The History of the Wars of New-England with the Eastern Indians: Or, a Narrative of Their Continued Perfidy and Cruelty, from the 10th of August, 1703, to the Peace Renewed 13th of July, 1713. And from the 25th of July, 1722, to Their Submission 15th December, 1725, which was Ratified August 5th, 1726
Reprinted ... for Wm. Dodge, by J. Harpel, 1859 - Indians of North America - 139 pages
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afterwards alarm ambush arms ashore blood Boston burnt called Canada canoes Cape Capt Captain captive carried Casco Casco Bay chief church Colonel command Connecticut council dead Deerfield Dunstable eastern enemy engaged English escape fell fifty fight fire five flag of truce forty four French and Indians friend Indians frontiers garrison gave Governor Groton guns head honor hundred inhabitants Island John John Lovewell Joseph Dudley July Kennebeck killed Kittery land Lieut Lovewell Lovewell's Majesty's Massachusetts miles Mohegans Monsieur Narragansets New-England New-Hampshire night Norridge Oyster River party Paugus peace Penhallow Penobscot Pequits Pigwacket plunder Port Royal Portsmouth pounds praying praying Indians prisoners province returned Sachem Saco river Samuel Penhallow scalped scout sent seven shallop shot slain slew sloop soldiers soon surprized taken thence Thomas took town treaty tribes unto vessels whereof wigwam William Winthrop wounded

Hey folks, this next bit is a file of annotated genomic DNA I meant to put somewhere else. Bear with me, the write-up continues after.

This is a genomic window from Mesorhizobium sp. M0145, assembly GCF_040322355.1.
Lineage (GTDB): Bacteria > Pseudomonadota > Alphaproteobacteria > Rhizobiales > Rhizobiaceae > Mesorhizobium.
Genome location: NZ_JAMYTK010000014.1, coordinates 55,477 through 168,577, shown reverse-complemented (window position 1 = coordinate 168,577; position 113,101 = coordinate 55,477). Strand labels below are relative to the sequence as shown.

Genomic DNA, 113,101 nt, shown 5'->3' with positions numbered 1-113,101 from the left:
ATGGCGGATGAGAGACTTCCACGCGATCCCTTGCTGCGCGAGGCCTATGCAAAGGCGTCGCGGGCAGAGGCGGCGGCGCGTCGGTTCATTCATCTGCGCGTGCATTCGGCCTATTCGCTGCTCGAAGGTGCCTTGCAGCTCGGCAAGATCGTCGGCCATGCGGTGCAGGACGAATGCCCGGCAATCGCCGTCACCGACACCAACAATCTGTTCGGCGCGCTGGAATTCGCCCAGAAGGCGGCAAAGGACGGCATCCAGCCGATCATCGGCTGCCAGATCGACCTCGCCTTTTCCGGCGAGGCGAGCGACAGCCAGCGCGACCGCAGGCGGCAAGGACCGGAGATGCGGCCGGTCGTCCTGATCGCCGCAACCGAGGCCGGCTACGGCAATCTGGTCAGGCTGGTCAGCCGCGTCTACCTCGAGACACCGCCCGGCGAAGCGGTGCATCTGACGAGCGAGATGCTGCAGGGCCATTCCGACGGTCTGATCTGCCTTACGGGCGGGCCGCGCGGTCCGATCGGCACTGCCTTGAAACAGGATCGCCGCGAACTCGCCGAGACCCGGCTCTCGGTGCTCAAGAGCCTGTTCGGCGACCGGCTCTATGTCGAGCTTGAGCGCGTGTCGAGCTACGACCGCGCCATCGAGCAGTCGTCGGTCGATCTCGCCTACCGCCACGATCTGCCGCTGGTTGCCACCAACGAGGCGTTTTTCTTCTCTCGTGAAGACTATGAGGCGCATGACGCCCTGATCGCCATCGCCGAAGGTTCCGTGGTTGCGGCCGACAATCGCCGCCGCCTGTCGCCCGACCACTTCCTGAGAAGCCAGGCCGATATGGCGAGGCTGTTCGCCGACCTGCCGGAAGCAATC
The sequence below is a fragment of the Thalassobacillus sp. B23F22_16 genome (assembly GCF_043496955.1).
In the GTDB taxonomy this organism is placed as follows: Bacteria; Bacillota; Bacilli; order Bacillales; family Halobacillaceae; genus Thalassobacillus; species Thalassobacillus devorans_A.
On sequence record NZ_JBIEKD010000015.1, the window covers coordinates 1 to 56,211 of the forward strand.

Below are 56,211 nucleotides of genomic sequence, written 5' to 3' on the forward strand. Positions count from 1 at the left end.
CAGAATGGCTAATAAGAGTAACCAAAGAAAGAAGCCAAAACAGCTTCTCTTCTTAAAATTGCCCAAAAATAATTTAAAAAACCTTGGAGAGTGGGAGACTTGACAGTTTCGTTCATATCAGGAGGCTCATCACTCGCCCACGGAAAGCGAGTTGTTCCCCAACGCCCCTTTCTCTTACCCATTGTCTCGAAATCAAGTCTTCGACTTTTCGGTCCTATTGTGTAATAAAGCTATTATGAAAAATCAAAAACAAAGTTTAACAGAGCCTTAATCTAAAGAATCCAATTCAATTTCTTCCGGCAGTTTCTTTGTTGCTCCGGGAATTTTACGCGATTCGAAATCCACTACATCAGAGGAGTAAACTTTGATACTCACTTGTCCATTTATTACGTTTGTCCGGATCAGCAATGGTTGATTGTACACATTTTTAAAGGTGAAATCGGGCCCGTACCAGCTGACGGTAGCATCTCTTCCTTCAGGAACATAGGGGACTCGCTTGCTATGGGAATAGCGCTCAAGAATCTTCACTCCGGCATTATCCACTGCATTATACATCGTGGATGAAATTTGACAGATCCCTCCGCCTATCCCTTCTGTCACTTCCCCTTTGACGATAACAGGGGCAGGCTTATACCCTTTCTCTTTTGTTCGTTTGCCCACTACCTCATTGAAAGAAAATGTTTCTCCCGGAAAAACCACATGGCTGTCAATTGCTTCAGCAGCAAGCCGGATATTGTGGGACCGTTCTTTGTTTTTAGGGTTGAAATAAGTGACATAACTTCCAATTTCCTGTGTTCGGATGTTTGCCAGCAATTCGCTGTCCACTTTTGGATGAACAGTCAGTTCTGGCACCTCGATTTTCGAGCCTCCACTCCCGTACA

Page 133 - Then did the crimson streams, that flowed, Seem like the waters of the brook, That brightly shine, that loudly dash Far down the cliffs of Agiochook.
Page 130 - The Indians lie in ambush, in some place nigh at hand, In order to surround us upon this neck of land ; Therefore we'll march in order, and each man leave his pack That we may briskly fight them, when they make their attack.
Page 35 - ... to which I have hitherto been unwilling; but now I yield up myself to your advice, and enter into a new canoe, and do engage to pray to God hereafter.
Page 130 - Then did the rebels try their best our soldiers to surround, But they could not accomplish it, because there was a pond, To which our men retreated and covered all the rear, The rogues were forc'd to flee them, altho
Page 18 - As the milk white brows of the grave and ancient had no respect shown ; so neither had the mournful cries of tender infants the least pity ; for they triumphed at their misery, and applauded such as the skilfullest artists, who were most dexterous in contriving the greatest tortures ; which was enough to turn the most stoical apathy into streams of mournful sympathy and compassion.
Page 26 - ... our fathers had plenty of deer and skins, our plains were full of deer, as also our woods, and of turkies, and our coves full of fish and fowl. But these English having gotten our land, they with scythes cut down the grass, and with axes fell the trees ; their cows and horses eat the grass, and their hogs spoil our clam banks, and we shall all be starved...
Page 129 - Twas nigh unto Pigwacket, on the eighth day of May, They spied a rebel Indian, soon after break of day ; He on a bank was walking, upon a neck of land, Which leads into a pond, as we're made to understand.
Page 79 - English, shall and may peaceably and quietly, enter upon, improve and forever enjoy all and singular their rights of land and former settlements, properties and possessions, within the eastern parts of the said province of the Massachusetts Bay, together with all Islands, inlets, shores, beaches and fishery within the same, without any molestation or claims by us or any other Indians, and be in no ways molested, interrupted or disturbed therein.